It was a girl. Of course it was a girl. It was always going to be a girl. Two guys, a nasty falling out in high school, lifelong enmity: the entire Western canon demands a girl at the root of it all. Marianne Lecorbeille was that girl, a beautiful, blonde Frenchie with a broken heart for whom Duke and Nathan blamed each other.
Nobody talks to or about Marianne. She got the fuck out of Haven that one summer, then her BA at the University of Montreal on some weird ass church scholarship and a job with the goddamn Habs. If you get out of Haven and get a happy ending, nobody talks about you, because they're torn up with envy and bitter about the goddamn Troubles.
But anyway, here's how the story went:
Duke was a fuck up in high school, but a hot kind of fuck up. He only stayed around the high school long enough to sell cigarettes and weed, tell people where to go to look for harder stuff, if that's what they were into. (Not many were.) He threw parties in his house, because his pop was always gone. His mom sent him money sometimes, but mostly it was the cigarettes and the weed that kept the lights on, kept the McDonald's flowing.
Nathan, on the other hand, kept himself on a pretty short leash: school, sports, Scouts, gardening. It wasn't that Nathan couldn't do other shit, hang out with friends, get the proverbial after school dock gig, talk to pretty girls. He was just…bad at it. Never quite got the rhythms of hanging out with other people, enjoying the company of others. Honestly, the Chief sometimes asked what he was doing, reminded him of his curfew in this weird hopeful tone, as if just reminding Nathan that a rule existed would give him the courage to break it.
Marianne met each of these boys in different places.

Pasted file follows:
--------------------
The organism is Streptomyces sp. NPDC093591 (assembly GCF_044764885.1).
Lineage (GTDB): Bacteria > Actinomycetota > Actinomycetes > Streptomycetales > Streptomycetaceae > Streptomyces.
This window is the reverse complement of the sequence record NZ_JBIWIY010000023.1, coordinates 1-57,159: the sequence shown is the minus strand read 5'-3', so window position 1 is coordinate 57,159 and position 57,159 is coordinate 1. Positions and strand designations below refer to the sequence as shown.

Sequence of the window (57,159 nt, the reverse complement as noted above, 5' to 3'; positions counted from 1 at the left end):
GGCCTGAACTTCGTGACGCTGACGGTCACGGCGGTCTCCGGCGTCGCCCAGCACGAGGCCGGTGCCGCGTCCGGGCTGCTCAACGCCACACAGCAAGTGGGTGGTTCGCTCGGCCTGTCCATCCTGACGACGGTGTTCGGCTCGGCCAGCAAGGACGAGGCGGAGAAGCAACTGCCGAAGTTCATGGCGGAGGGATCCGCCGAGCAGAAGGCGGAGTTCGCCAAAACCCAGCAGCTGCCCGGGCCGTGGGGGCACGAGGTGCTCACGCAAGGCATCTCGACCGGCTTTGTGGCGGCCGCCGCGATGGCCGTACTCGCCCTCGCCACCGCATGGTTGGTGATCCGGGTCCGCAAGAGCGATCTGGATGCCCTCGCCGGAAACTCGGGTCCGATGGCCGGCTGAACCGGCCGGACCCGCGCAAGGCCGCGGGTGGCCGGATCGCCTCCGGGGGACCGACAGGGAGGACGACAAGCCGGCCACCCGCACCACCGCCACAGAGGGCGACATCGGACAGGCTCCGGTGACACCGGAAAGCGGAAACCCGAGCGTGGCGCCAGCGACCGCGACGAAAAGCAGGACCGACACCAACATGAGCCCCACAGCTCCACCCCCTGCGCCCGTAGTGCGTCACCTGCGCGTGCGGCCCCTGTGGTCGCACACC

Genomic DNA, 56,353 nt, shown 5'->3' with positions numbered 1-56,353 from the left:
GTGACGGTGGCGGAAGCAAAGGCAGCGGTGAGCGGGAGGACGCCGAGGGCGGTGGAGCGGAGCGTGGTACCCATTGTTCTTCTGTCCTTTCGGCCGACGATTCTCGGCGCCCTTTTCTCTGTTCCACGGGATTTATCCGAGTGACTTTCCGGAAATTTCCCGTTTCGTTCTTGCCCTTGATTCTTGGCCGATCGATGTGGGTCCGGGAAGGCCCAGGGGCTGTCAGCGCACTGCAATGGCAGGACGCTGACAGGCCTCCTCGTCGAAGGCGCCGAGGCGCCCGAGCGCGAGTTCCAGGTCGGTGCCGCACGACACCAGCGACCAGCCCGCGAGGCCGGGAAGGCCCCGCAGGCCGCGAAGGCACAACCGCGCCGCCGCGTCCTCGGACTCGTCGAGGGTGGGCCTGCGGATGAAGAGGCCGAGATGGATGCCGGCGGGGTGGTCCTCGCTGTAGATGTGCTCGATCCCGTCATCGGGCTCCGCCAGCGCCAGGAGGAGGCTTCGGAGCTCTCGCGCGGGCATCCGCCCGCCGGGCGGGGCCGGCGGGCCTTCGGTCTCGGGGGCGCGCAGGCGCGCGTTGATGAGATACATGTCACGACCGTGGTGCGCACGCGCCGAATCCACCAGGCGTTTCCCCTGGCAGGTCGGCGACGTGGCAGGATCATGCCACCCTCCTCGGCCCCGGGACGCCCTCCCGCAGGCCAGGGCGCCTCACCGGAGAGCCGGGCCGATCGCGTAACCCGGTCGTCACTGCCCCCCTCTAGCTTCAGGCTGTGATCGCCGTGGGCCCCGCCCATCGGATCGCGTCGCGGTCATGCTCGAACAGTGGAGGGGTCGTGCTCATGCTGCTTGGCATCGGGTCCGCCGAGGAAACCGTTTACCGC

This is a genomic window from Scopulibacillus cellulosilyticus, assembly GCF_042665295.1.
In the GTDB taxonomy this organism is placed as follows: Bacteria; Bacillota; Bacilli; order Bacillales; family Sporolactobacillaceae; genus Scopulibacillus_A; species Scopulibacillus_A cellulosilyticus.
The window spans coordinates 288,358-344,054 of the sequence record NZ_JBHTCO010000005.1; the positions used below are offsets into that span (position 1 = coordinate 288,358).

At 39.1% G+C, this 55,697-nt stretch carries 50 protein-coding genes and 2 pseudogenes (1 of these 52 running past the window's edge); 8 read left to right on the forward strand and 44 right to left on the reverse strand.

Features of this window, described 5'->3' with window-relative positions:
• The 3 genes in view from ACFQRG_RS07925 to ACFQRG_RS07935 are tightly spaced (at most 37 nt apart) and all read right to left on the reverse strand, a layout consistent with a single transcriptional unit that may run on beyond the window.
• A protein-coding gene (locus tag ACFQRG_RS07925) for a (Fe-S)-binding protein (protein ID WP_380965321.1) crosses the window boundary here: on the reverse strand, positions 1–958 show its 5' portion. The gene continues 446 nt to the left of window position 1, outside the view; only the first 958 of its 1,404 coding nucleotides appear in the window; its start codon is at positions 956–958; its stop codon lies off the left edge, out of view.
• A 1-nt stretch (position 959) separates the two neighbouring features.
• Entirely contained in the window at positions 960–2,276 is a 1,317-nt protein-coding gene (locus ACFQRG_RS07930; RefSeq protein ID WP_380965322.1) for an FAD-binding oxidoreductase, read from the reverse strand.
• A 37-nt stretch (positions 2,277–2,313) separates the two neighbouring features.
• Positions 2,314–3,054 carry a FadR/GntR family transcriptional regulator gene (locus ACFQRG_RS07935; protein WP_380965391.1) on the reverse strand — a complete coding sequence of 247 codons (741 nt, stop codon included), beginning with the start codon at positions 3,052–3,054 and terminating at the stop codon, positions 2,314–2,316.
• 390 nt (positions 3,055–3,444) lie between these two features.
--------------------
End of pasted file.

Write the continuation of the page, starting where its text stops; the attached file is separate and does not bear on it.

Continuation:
Duke wanted to learn French, wanted to see if there was any profit in bringing Tylenol 3 back over the border. He started giving discounts to the francophone girls on cigs, started hanging around with them at lunch, started standing closer to the prettiest one, started talking alone with Marianne when she left hockey practice, started touching her hand, started kissing her at parties, started calling her ma blonde. (That's 'my girlfriend', for the cheap seats.)
Marianne smiled and smoked Duke's weed and drank his liquor and brought him around home for dinner sometimes.
Nathan, for someone who didn't smoke tobacco or marijuana, spent fucked up amounts of money in Haven's one and only head shop.
He bought incense, mostly, single sticks of myrrh and sandalwood and ocean breeze and summer heat. He usually went on Tuesday afternoons; practice was Monday, Wednesday, Friday and the troop meeting on Thursdays. The blonde girl was usually behind the counter. Marianne started setting aside sticks she thought her best customer would like. Then she pointed him at a new incense holder that actually helped the incense burn longer and neater. They got to talking, and Nathan explained that he really liked scents, liked to collect them, but didn't want to spend the money for nice perfume; she pointed out that some of the rolling papers were interesting, and they all burned well. She told him about her grandmother, who made soap for tourist shops. She brought him home, and her grandmother spoke in French. He didn't understand it, but he eventually realized that when grandma said, "Ton copain, Marianne," she was talking about him. (Yeah, cheap seats, you probably guessed it: copain=boyfriend.)